When did Home Ownership become a right?

I’ve been doing my usual reading of the Sunday papers’ money sections, and this week they’re full of the Government’s new plans to help first time buyers and key workers.

I’m in two minds about this. Why is there this assumption everyone has a right to own a house? Of course property ownership is desirable, yet it isn’t the panacea many people believe. I remember doing an ITV programme and talking to two 21 years old who were panicked they didn’t own a house, and were prepared to gamble their financial security to ‘solve it’. Yet there’s nothing wrong with renting. People have got used to ‘house price rises’ and thus see it as ‘throwing money away’, yet if house prices decline renting would be seen ‘as same bet against drop in capital values’.

Any product that is based on a marketplace, like housing, is automatically a risk product. It’s wrong to assume buying property is as safe as housing. There’s too much pressure and reliance on property prices in this country. If we were to have a house price crash, this is going to put us in trouble. I always hear ‘property
is better than a pension’, yet apart from the fact this is often based on a fundamental misunderstanding of pensions (they’re just a tax wrapper, not a product, and from next year you can have property in a pension), it’s also too much ‘all your eggs in one basket’.

Now before anyone panics, this isn’t a prediction of a house price drop. Nor am I saying buying is bad. The honest truth is I have no clue what will happen to house prices. Nor does anyone, that’s the point. No-one actually knows what will happen to house prices. Don’t believe anyone who promises you certainty. We can make risk-based estimation, but we don’t know. There’s a risk house prices may drop 30% and there’s a risk they may rise by 30%, we need to be aware of both risks.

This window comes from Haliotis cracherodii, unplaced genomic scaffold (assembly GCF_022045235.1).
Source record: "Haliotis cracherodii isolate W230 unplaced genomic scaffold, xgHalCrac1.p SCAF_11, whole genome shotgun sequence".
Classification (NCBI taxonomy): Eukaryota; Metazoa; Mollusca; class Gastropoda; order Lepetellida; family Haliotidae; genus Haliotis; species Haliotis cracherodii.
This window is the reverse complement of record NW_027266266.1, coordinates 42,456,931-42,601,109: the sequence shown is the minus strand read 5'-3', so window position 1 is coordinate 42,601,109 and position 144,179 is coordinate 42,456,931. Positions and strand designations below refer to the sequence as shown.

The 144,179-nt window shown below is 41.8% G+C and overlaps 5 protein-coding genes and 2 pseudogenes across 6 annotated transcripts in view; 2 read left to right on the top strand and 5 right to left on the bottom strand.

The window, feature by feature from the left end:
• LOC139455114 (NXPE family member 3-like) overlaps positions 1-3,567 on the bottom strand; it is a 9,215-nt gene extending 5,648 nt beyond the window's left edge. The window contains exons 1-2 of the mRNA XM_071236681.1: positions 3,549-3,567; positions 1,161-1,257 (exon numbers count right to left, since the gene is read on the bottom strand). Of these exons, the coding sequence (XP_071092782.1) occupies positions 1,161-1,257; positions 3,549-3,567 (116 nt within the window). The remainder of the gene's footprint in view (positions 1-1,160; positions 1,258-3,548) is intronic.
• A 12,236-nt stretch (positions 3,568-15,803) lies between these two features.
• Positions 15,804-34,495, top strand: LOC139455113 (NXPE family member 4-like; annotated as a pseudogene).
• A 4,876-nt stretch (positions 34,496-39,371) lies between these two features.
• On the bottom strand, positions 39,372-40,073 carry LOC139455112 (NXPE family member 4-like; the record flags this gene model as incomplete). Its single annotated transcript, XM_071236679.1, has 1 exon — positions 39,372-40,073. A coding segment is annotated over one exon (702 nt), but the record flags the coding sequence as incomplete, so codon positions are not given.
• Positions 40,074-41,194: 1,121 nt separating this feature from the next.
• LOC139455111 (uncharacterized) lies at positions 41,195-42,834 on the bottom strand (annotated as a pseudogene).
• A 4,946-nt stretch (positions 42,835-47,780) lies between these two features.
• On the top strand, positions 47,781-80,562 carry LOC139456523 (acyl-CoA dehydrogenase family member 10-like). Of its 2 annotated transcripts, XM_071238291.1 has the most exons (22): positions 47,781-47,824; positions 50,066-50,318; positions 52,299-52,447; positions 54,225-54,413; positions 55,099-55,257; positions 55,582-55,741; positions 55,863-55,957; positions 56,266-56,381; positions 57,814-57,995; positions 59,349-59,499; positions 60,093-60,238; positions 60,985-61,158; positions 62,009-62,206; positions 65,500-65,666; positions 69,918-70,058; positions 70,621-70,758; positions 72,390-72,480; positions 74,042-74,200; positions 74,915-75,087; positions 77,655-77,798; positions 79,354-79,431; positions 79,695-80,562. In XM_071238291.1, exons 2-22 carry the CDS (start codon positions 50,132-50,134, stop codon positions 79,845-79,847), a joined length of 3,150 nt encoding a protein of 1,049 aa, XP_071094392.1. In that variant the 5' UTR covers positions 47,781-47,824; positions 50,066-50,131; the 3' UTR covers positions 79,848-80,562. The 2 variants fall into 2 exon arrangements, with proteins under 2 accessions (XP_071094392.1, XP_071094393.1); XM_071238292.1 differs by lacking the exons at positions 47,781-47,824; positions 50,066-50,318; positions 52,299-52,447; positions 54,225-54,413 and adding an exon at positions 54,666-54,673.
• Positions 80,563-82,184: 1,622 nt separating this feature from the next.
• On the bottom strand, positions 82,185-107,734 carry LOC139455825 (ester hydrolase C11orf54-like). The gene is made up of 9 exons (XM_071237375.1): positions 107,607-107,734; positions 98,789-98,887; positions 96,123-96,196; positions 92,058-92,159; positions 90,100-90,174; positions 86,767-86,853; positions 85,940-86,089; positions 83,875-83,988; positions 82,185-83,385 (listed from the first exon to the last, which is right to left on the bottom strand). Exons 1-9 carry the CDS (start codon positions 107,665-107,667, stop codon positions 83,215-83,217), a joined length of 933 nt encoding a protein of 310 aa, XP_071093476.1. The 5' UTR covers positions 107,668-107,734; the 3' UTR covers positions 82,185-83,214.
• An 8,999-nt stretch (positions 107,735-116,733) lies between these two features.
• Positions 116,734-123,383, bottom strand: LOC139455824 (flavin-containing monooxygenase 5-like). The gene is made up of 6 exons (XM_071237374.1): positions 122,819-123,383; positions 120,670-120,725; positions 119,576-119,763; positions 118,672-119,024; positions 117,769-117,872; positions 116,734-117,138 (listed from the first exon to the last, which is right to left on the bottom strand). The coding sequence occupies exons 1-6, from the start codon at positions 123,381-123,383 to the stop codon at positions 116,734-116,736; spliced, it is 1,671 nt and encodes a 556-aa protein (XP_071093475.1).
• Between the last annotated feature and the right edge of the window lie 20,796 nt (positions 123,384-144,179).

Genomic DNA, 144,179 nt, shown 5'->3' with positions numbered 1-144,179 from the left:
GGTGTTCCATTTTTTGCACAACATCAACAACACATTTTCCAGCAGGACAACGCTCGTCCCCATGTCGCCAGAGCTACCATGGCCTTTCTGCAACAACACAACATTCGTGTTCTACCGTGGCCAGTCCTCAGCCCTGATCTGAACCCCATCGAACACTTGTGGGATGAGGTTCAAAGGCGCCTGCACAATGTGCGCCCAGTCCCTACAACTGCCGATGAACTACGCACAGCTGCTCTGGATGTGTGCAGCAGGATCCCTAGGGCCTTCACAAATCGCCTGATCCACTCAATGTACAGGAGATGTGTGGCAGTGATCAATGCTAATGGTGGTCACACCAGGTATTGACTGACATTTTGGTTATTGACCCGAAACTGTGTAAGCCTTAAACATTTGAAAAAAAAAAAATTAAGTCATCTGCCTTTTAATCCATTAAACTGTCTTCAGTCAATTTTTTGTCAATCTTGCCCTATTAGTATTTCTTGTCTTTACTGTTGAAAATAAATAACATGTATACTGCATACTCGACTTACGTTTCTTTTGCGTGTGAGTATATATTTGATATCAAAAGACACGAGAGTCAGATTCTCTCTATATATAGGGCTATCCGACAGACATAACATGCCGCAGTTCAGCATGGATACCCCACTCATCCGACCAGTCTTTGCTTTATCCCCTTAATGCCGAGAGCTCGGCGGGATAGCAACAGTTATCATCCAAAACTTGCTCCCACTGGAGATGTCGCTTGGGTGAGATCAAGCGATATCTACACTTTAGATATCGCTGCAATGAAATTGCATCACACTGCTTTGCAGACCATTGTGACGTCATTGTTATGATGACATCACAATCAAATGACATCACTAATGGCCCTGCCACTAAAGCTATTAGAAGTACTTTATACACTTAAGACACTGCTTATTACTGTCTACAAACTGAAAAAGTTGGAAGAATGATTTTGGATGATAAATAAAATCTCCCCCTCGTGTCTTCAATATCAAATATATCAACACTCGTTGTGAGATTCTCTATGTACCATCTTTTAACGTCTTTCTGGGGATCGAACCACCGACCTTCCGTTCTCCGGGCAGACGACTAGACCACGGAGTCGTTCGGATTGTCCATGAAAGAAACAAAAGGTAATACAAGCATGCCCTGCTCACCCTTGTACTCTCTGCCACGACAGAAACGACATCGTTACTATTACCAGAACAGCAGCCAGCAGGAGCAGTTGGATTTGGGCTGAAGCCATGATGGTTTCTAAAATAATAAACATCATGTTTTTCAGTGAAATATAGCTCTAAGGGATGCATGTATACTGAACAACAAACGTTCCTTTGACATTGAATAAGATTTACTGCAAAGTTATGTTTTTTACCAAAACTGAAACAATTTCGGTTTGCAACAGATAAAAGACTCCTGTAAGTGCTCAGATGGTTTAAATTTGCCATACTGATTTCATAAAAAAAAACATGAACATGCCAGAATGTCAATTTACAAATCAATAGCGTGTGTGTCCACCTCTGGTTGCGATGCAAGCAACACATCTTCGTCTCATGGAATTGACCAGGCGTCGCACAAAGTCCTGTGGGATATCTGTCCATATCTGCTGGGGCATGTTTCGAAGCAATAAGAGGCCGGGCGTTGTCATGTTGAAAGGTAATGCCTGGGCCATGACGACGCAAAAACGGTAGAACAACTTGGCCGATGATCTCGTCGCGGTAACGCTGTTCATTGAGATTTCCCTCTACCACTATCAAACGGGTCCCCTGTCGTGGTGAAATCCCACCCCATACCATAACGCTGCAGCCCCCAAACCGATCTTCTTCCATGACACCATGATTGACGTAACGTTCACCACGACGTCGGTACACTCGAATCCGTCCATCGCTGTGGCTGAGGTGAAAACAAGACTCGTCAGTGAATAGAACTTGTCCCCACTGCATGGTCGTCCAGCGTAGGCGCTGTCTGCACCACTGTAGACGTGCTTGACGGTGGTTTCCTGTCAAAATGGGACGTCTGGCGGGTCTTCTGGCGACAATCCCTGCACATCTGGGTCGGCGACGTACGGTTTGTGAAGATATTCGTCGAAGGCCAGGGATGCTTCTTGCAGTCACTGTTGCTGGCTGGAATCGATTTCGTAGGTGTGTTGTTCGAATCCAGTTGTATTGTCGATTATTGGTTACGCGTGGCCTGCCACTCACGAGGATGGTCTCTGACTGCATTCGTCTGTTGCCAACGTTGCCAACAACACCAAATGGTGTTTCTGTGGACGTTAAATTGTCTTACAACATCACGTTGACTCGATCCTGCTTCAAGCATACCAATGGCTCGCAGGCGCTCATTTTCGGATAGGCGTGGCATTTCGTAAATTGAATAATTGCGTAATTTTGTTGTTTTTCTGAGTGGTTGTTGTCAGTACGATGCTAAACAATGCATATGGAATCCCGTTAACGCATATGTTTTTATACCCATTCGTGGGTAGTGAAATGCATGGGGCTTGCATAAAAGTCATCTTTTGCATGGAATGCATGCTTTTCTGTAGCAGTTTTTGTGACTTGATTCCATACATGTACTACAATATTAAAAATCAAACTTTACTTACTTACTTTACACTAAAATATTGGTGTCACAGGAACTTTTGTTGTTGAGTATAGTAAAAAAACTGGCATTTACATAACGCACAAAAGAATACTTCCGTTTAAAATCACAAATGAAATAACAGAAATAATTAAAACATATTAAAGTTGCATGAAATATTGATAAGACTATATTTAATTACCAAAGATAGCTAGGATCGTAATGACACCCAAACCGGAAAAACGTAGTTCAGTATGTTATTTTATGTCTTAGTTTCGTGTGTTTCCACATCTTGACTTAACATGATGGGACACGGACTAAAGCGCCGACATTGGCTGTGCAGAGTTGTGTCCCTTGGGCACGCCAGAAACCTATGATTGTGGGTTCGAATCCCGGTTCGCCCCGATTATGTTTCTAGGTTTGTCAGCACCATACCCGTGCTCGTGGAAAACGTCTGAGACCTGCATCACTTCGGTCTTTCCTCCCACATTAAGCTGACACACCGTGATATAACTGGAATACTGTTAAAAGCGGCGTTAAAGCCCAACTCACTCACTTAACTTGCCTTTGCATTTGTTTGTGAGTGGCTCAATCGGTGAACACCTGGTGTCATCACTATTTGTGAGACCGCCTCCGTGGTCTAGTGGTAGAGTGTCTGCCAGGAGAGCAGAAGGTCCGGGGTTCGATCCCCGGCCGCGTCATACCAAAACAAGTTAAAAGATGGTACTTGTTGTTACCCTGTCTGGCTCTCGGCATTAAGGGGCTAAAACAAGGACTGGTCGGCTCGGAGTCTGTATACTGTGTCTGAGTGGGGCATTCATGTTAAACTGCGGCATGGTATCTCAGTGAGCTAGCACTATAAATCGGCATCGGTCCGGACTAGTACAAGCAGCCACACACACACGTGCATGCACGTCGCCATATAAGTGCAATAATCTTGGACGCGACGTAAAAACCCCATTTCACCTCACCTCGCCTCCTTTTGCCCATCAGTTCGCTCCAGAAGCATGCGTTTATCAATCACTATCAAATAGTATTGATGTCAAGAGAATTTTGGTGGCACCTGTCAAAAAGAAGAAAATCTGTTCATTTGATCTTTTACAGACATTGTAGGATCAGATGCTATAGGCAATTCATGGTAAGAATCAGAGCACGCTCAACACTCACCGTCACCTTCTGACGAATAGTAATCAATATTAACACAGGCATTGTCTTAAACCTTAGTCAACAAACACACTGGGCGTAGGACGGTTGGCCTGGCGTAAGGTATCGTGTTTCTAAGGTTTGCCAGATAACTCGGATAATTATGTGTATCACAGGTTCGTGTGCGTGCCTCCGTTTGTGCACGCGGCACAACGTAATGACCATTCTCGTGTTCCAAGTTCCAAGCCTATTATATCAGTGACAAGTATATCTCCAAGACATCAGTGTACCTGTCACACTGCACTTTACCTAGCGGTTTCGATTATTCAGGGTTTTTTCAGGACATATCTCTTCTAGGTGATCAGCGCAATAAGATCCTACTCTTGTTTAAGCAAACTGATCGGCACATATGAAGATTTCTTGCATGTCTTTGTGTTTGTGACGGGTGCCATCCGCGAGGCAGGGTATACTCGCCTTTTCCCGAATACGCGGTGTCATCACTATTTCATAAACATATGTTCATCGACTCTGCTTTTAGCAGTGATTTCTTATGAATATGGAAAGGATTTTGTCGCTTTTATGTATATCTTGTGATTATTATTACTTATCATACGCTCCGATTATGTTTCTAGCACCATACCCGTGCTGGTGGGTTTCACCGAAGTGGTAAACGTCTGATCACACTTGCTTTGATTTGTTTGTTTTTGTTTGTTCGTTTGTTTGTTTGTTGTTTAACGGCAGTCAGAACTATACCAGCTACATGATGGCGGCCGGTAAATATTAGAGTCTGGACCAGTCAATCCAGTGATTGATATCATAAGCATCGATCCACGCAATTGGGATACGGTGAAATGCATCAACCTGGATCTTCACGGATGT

This brings me on to the Government’s latest assisted housing plans. Here you’ll borrow 75% and the government/bank will provide the rest, which you’ll pay rent for. So first of all this means you won’t actually be paying that much less each month, yet you won’t own the whole house. While it does help those without deposits, actually being able to save for a deposit is a good test of financial security. Actually if you need to do this, doing some clever unsecured borrowing at 5% or less to provide the deposit is possibly a better route – or even better holding off, not panicking and waiting until your finances are sorted to buy is even better.

As for key workers, for me the problem isn’t so much that they can’t afford housing, but more that they’re simply not paid enough!